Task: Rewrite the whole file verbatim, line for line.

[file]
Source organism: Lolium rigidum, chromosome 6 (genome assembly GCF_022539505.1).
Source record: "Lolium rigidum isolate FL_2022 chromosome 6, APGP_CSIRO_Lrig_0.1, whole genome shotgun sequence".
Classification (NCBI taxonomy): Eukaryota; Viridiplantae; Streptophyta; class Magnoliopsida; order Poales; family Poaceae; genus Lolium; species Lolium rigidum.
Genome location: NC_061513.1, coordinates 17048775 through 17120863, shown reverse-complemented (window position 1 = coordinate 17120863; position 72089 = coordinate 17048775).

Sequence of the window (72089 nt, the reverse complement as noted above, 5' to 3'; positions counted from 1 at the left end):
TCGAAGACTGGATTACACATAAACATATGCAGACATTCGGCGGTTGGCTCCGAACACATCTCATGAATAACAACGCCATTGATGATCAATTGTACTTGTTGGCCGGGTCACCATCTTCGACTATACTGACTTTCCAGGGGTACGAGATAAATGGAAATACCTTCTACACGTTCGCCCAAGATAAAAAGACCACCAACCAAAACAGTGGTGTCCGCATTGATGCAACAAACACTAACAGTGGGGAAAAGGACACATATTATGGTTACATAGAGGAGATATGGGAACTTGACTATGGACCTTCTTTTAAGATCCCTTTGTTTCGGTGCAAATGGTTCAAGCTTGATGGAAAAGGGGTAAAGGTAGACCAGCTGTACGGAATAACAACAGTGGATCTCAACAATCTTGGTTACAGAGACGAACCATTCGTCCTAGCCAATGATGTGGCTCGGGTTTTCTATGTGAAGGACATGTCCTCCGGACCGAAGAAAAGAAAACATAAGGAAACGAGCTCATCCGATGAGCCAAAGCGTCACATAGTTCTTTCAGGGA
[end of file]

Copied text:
Source organism: Lolium rigidum, chromosome 6 (genome assembly GCF_022539505.1).
Source record: "Lolium rigidum isolate FL_2022 chromosome 6, APGP_CSIRO_Lrig_0.1, whole genome shotgun sequence".
Classification (NCBI taxonomy): Eukaryota; Viridiplantae; Streptophyta; class Magnoliopsida; order Poales; family Poaceae; genus Lolium; species Lolium rigidum.
Genome location: NC_061513.1, coordinates 17048775 through 17120863, shown reverse-complemented (window position 1 = coordinate 17120863; position 72089 = coordinate 17048775).

Sequence of the window (72089 nt, the reverse complement as noted above, 5' to 3'; positions counted from 1 at the left end):
TCGAAGACTGGATTACACATAAACATATGCAGACATTCGGCGGTTGGCTCCGAACACATCTCATGAATAACAACGCCATTGATGATCAATTGTACTTGTTGGCCGGGTCACCATCTTCGACTATACTGACTTTCCAGGGGTACGAGATAAATGGAAATACCTTCTACACGTTCGCCCAAGATAAAAAGACCACCAACCAAAACAGTGGTGTCCGCATTGATGCAACAAACACTAACAGTGGGGAAAAGGACACATATTATGGTTACATAGAGGAGATATGGGAACTTGACTATGGACCTTCTTTTAAGATCCCTTTGTTTCGGTGCAAATGGTTCAAGCTTGATGGAAAAGGGGTAAAGGTAGACCAGCTGTACGGAATAACAACAGTGGATCTCAACAATCTTGGTTACAGAGACGAACCATTCGTCCTAGCCAATGATGTGGCTCGGGTTTTCTATGTGAAGGACATGTCCTCCGGACCGAAGAAAAGAAAACATAAGGAAACGAGCTCATCCGATGAGCCAAAGCGTCACATAGTTCTTTCAGGGA